William sat still, a man transfixed. They knew about his sister...no one here knew he had a sister. They all believed him an only child with two healthy, sane parents, and a rebellious and patriotic streak that led him to the army. Whoever had written this letter knew him. Knew his family. He could think of no possible way the author was not a member of the guild his mother had mentioned so many dusty years ago. It sounded like they had watched him for a very long time, and the thought made the Captain distinctly uncomfortable; he shifted in his seat. Trying to ignore his nerves, he flipped to the second of the three pages. It was a roughly drawn map, but he recognized the sketched landmarks. A bunch of clustered triangles for his encampment, a little British flag at their center. To the east, a clearing and the surrounding forest. Through it was a path in red ink that twisted for a considerable distance"maybe a two hour ride from where he now sat. At the end of the path was a very final looking 'x.' Where he was supposed to stop and, presumably, wait for his escort. Had it not been a serious situation, he would have laughed at the childish nature of the map and its markings.
The third page was blank. Both sides devoid of markings, save a little spattering of Jamison's blood. “Why empty?” William asked of the parchment, turning it this way and that as he held it before his candle as though hoping to glean some invisible truth from it. A corner almost caught fire and he snatched it away, but not before he'd seen a little flicker of what looked like ink.
“Heat, of course...” He should have guessed. It was a way to pass sensitive letters between camps, using ink that only showed once revealed by a heat source. Being careful not to set it aflame, he held it close to the candle, passing the whole page before the fire. Slowly spreading like a spidery watermark, William watched his family's coat of arms appear on the page"a lion rampant with forked tails, hissing devilishly. But scrawled beneath it, rather than the family motto (Tout pour l’églis; the irony of 'All for the church' was not lost on William, who had never set foot inside a chapel) was a single word:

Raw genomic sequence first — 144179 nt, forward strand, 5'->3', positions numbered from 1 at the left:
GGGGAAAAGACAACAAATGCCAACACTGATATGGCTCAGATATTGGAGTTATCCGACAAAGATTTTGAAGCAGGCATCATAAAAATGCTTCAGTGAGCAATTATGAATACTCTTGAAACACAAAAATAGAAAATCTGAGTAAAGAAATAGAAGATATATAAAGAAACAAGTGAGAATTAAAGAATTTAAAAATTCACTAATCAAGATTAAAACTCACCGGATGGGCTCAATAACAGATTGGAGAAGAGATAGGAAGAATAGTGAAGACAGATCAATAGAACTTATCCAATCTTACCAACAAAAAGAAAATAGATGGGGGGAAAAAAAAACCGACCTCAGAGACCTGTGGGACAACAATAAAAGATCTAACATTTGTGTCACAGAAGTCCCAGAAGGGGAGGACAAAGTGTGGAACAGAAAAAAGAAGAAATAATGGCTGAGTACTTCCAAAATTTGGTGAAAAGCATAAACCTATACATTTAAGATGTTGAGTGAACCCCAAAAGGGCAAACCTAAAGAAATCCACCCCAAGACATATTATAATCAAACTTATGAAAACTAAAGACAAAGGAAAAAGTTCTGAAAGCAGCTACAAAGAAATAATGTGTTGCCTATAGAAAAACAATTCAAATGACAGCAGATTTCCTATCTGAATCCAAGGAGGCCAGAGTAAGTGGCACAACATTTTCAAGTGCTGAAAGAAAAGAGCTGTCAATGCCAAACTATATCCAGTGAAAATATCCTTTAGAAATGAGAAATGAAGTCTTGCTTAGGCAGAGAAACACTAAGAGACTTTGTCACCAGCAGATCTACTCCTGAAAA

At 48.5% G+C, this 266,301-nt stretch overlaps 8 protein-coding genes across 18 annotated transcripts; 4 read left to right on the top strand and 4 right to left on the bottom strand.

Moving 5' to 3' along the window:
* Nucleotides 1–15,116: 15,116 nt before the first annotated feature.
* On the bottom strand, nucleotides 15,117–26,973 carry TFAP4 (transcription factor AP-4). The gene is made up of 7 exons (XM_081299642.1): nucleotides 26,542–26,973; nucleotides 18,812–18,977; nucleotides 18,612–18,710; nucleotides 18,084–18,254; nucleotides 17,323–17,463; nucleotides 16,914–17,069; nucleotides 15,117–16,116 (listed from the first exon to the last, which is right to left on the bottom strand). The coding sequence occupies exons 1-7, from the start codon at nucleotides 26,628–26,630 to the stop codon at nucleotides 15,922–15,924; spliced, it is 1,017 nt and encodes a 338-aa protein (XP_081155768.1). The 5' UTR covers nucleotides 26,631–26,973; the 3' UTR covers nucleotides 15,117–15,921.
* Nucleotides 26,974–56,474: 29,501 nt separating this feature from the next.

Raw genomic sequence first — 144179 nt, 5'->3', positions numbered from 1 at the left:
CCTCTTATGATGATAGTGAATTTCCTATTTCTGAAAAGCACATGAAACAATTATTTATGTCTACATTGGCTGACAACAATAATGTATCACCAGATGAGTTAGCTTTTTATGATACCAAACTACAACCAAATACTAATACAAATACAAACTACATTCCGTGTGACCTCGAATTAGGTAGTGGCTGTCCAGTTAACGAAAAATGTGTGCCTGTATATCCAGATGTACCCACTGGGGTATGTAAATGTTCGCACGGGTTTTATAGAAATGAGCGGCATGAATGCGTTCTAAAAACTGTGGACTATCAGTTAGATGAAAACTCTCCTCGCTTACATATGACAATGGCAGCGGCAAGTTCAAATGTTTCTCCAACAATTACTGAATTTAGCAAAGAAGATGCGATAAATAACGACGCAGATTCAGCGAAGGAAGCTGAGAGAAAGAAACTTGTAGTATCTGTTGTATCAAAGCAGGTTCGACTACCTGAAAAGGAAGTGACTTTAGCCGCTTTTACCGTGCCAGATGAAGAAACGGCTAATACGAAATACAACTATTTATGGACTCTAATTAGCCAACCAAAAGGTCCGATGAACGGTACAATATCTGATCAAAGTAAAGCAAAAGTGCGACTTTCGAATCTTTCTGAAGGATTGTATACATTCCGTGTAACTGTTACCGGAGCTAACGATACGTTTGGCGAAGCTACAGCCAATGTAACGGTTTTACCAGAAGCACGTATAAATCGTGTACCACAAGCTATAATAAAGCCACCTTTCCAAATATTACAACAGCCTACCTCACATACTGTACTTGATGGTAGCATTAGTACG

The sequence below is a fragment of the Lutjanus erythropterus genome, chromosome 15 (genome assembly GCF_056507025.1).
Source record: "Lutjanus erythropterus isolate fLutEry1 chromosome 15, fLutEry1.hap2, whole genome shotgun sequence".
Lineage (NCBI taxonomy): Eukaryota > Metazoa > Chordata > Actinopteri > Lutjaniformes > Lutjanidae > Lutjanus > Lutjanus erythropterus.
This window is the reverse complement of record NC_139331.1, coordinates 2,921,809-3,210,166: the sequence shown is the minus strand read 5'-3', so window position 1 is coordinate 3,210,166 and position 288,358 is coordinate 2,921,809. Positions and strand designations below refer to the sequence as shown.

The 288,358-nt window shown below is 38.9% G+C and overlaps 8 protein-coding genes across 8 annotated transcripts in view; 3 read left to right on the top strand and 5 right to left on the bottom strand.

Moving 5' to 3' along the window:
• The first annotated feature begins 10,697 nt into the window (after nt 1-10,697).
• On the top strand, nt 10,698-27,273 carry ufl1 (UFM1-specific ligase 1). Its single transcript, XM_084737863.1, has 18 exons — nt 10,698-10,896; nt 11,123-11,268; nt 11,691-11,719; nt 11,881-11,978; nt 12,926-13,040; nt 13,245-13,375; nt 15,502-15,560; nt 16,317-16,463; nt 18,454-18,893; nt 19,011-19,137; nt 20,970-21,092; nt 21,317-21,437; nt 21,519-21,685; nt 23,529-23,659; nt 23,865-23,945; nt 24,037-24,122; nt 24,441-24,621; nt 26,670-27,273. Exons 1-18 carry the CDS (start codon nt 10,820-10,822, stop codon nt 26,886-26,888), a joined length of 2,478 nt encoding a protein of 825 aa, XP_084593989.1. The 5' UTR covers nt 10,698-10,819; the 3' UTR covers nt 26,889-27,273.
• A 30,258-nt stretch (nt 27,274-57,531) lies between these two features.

It held no meaning to him, this 'berserker,' but it appeared to be written with such menace and anger that he couldn't repress a shiver. He let the paper unceremoniously fall to his desk He had no choice, it seemed, but to comply with this stranger's wishes. Since they knew about Claire he knew this was no joke; he believed, felt, that they could deliver the punishment they promised, and he had no desire to see it. It was the first time in many years that he could remember feeling helpless. It was not pleasant.
He rose from his chair, pacing the small walkway between his bed and the door with a feverish sort of determination, as though by the repeated walking he could undo the letter's existence and what it meant. The next two hours saw him exercising his legs in the same manner, his thoughts circuitous and unhelpful.
“Damnit,” he spat, sitting down heavily as he grabbed the third page, angry and incautious. It crumpled beneath his fingers and, slowly, he held it over the candle's flame. He didn't want to see it any longer, regardless of the fact he didn't know what it truly meant, and seeing it writhe and shimmer as it burned brought him only slight pleasure. His mind was made up. He would go.
Three hours left until midnight, and the rain showed no sign of easing.